On June 7, the US. Food and Drug Administration (FDA) approved aducanumab for the treatment of Alzheimer’s disease. It will be sold by Biogen and called Aduhelm on the market.
It is the first Alzheimer’s treatment to be approved by the FDA since 2003 and the first to target the underlying disease process, a breakthrough for families and for scientific efforts. This milestone has renewed interest in the field but has also come with controversy, with some in the medical community questioning how much tangible benefit it will have for people living with Alzheimer’s.
What does the drug do?
It addresses a root cause of dementia—amyloid beta proteins that accumulate to form plaques in the brains of people with Alzheimer’s. These plaques disrupt and eventually lead to the death of neurons, first in the areas of the brain related to memory and later to areas that control functions like reasoning and language.
Aduhelm has shown that it can decrease the amount of amyloid protein in the brain of those with early Alzheimer’s. This may slow the loss of memory and allow people to participate more fully in daily activities longer. It’s unclear how much it will relieve day-to-day symptoms of Alzheimer’s for all patients.
Therefore, to receive the drug treatment it is necessary to demonstrate: (1) that the patient has early Alzheimer’s disease by neurological evaluation and neuropsychological tests; and (2) that there is amyloid in the brain using a positron emission tomography or PET scan of the brain.
How is it taken?
The treatment is given through an IV once a month.
How much does the treatment cost?
The cost of the treatment is $56,000 per year: it requires one intravenous infusion every four weeks at about $ 4,312 per infusion. It is anticipated that the cost will be covered—at least partially—by Medicare.
Is it a cure?
No. While it tackles a cause of the disease, versus symptoms, Aduhelm does not claim to stop or reverse dementia or Alzheimer’s. It aims to slow progression of the disease.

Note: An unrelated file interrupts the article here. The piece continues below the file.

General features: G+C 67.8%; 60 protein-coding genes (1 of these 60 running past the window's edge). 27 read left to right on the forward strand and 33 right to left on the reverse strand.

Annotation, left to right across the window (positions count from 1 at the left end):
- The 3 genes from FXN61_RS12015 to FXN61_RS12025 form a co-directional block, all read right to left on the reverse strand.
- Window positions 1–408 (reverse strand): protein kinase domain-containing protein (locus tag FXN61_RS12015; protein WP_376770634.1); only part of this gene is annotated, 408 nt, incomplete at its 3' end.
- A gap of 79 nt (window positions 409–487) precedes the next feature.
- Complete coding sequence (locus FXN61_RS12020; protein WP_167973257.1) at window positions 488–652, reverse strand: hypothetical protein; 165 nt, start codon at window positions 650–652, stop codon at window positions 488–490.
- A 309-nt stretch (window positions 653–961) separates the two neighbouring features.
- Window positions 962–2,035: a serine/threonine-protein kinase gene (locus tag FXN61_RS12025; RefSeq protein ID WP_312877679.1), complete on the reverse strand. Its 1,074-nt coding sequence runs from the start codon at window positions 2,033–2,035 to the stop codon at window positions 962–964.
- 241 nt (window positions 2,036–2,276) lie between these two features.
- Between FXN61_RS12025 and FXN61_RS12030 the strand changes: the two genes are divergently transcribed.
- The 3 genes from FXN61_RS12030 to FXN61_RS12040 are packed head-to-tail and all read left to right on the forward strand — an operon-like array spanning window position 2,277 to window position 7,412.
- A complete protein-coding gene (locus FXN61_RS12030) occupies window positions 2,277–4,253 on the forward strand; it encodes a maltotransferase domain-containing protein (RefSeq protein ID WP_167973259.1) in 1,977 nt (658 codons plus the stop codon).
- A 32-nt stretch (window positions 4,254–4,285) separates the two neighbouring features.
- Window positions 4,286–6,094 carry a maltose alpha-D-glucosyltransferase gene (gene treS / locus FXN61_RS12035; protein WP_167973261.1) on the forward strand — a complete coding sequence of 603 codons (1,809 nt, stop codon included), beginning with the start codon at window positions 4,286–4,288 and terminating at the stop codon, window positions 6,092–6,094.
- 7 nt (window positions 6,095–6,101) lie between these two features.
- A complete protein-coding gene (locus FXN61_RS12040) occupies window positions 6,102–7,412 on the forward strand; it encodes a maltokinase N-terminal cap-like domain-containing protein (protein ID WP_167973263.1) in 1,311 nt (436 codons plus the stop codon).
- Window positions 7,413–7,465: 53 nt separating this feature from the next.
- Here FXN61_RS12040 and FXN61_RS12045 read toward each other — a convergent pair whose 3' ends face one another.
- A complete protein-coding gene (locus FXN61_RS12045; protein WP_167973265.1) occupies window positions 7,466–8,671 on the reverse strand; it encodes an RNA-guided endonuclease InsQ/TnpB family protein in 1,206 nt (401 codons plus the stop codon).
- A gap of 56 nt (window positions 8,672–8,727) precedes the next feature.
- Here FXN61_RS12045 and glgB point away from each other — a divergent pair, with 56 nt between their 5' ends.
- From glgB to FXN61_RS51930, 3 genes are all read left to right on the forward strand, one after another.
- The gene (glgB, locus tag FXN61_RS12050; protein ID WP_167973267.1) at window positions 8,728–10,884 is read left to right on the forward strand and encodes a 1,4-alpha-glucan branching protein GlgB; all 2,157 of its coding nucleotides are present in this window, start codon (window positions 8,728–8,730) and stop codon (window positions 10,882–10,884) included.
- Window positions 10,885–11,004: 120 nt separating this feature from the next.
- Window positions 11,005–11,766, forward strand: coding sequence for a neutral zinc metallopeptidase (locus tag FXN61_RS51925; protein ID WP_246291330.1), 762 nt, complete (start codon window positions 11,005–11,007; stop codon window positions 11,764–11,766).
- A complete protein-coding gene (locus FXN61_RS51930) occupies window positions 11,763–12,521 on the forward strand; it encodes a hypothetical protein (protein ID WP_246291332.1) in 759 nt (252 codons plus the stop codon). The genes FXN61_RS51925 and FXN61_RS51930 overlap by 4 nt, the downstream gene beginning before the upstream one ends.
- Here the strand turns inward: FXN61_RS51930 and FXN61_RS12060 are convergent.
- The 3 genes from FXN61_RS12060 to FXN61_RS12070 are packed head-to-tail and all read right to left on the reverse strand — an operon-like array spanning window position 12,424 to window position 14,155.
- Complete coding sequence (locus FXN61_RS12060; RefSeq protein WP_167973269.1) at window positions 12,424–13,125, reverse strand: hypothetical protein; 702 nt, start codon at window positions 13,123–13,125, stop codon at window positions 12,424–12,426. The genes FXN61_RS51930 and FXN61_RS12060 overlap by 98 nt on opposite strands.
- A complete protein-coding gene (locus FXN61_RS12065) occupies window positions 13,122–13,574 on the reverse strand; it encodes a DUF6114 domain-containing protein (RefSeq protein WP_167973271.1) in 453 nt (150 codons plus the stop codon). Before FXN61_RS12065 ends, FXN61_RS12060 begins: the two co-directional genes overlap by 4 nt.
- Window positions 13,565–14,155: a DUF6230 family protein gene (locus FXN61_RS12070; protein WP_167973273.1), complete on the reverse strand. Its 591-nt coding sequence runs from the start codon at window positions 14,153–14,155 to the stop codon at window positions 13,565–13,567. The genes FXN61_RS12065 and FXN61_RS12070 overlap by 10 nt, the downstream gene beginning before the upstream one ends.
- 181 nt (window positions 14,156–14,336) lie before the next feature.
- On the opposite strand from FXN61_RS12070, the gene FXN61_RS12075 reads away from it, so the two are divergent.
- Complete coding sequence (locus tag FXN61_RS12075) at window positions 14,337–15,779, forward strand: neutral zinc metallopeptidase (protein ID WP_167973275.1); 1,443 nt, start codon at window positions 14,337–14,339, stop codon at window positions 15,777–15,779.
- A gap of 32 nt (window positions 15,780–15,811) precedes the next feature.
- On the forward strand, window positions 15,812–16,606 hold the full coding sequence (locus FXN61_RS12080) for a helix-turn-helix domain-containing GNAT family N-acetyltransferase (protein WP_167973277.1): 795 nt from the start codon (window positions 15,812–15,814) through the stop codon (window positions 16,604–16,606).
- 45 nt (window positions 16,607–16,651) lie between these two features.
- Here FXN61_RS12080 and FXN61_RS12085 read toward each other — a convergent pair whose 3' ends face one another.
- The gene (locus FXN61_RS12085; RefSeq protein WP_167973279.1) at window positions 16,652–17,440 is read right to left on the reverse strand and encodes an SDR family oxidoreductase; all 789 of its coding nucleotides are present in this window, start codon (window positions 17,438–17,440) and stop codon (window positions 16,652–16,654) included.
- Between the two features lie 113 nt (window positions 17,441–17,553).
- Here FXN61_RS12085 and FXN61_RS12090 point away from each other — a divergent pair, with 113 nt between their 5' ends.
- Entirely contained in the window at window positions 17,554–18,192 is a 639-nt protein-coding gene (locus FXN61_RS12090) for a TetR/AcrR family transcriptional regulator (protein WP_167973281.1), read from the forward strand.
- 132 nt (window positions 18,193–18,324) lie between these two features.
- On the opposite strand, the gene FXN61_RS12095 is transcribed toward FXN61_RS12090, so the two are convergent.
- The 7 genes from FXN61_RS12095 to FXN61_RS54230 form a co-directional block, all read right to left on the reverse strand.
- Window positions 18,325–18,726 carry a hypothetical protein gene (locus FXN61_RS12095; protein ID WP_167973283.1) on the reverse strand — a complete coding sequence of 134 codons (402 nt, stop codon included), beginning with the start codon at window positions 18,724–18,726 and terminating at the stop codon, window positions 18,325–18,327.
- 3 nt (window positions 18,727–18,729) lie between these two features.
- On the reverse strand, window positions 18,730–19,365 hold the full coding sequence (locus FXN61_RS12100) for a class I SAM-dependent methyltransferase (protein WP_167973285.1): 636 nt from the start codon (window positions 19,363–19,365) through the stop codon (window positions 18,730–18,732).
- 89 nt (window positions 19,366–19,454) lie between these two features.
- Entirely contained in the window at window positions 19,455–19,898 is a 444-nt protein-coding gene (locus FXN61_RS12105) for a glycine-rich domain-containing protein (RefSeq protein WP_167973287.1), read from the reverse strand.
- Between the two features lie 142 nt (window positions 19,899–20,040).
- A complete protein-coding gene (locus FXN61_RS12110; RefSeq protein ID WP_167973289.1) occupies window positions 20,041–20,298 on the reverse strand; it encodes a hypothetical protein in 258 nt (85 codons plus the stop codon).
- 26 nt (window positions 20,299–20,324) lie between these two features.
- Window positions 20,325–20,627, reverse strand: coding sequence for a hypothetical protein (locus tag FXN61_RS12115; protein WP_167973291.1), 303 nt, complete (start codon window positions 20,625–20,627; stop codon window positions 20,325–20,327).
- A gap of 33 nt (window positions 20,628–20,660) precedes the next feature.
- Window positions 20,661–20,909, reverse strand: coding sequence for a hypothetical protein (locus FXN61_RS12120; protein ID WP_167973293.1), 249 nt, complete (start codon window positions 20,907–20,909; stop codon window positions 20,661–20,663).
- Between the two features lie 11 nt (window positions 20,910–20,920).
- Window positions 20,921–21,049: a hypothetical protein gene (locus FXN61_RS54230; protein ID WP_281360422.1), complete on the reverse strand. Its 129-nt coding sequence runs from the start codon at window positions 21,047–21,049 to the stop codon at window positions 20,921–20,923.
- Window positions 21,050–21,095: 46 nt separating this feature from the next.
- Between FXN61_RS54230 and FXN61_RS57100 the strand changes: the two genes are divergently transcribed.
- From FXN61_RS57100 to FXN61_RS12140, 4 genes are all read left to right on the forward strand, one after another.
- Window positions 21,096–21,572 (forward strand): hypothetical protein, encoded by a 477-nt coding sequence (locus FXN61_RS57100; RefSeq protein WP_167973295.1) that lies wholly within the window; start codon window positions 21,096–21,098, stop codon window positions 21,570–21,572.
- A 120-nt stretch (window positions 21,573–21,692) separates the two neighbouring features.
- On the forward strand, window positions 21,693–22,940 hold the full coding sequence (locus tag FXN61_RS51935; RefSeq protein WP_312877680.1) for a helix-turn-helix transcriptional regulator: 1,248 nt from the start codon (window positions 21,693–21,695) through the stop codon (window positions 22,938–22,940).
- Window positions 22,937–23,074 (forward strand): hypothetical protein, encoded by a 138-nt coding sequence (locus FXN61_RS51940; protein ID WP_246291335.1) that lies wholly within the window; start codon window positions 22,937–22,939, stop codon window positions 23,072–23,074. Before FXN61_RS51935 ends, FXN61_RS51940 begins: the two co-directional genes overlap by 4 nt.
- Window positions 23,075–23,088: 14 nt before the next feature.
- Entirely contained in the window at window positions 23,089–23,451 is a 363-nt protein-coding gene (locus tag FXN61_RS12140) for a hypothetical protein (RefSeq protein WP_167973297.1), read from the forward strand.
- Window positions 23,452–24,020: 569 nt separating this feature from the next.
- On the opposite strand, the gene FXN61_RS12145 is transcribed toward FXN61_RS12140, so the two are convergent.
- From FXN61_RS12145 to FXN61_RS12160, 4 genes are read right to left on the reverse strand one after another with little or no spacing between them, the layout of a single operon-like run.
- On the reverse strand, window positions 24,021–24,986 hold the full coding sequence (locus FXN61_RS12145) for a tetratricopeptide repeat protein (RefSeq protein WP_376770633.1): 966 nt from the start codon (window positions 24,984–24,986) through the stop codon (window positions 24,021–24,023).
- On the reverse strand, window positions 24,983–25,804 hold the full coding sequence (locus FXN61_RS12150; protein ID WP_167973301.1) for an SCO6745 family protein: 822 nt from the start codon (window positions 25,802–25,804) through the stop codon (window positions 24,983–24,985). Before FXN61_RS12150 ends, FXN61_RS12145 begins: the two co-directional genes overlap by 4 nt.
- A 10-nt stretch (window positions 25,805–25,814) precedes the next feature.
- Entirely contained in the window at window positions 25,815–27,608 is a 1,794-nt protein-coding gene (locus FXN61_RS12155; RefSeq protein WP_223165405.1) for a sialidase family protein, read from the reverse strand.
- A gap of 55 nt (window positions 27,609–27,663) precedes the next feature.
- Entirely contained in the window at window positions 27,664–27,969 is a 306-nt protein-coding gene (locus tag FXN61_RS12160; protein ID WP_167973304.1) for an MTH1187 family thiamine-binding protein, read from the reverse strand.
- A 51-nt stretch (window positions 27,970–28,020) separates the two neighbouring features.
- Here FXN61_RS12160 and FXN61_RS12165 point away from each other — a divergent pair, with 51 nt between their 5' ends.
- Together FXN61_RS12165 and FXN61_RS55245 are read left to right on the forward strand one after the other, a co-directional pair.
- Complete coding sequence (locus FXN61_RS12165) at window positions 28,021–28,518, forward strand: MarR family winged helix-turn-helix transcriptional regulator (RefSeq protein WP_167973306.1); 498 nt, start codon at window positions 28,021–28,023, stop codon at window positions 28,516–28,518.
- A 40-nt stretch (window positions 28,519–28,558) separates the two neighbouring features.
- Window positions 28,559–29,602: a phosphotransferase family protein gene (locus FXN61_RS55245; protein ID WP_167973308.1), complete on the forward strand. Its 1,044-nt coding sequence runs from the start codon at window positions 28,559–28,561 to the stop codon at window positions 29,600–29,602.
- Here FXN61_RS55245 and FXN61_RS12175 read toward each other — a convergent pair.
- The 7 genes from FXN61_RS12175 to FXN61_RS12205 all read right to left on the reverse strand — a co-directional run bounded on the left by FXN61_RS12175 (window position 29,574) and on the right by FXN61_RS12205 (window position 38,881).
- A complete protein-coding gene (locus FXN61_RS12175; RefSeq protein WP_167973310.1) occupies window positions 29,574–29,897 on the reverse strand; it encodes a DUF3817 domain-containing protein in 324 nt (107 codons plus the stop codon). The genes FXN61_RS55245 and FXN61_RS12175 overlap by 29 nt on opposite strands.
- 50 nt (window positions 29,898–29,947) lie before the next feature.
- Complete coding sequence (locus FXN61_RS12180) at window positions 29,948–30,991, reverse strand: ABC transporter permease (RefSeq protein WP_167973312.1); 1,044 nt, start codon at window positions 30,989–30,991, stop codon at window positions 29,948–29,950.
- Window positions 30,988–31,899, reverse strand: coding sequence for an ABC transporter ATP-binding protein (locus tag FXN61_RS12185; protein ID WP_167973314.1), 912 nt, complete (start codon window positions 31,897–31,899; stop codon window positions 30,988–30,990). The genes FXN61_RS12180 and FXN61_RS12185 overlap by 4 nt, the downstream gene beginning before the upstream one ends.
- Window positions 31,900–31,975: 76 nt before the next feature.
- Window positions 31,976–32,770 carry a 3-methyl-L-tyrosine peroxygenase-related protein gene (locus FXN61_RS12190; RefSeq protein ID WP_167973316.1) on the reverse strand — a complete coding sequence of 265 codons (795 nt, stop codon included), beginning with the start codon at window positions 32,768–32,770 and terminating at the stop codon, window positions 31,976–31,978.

What’s the controversy?
Drug development often takes decades, and Aduhelm’s road has been rocky. Phase 3 trials were halted in 2019 but restarted with higher doses of the medication. As a result, clinical evidence about its impact is mixed. It appears to decrease amyloid in the brain, but this was not reflected in clear improvement of the clinical manifestations of Alzheimer’s disease.
Some scientists, including members of the FDA advisory committee that initially rejected Biogen’s application for the treatment’s approval in November 2020, are concerned that there isn’t enough evidence that the drug will benefit patients. Three members of the FDA advisory committee have resigned since the approval announcement was made.
Because it was given the go-ahead under what’s called “accelerated approval,” a Phase 4 study will be conducted and if serious efficacy concerns arrive, the drug could be eventually taken off the market.
What are the side effects?
The most critical potential side effects are brain swelling and bleeding in the brain occurring in 41% of treated patients (i.e., almost half of those treated compared with 10% of untreated subjects). Brain edema and cerebral hemorrhages are potentially lethal complications. For this reason, it is highly recommended that people taking Aduhelm also have MRIs several times a year to monitor for signs of swelling or bleeding. Other side effects may include headache, falls, diarrhea, and disorientation.
Patients with moderate and advanced Alzheimer’s disease are not eligible for the treatment, most probably because they have higher concentrations of amyloid in the brain. Other factors such as advanced age, risk from hypertension, anticoagulation, evidence of previous strokes or hemorrhages on brain imaging, as well as type and severity of the symptoms may make it unsafe for a person to take Aduhelm.
How do I know if it’s right for my spouse/parent/grandparent? What should I do to try it?
Speak to your doctor. Aduhelm is being rolled out across the US to nearly 1,000 health centers this year.
It will only be available by prescription and may be costly. While it will likely fall under Medicare Part B, there hasn’t been an announcement of whether or how much of the drug’s cost will be covered under Medicare.
Content has been reviewed by Prof. GC Roman, a member of ARARF’s medical advisory committee.
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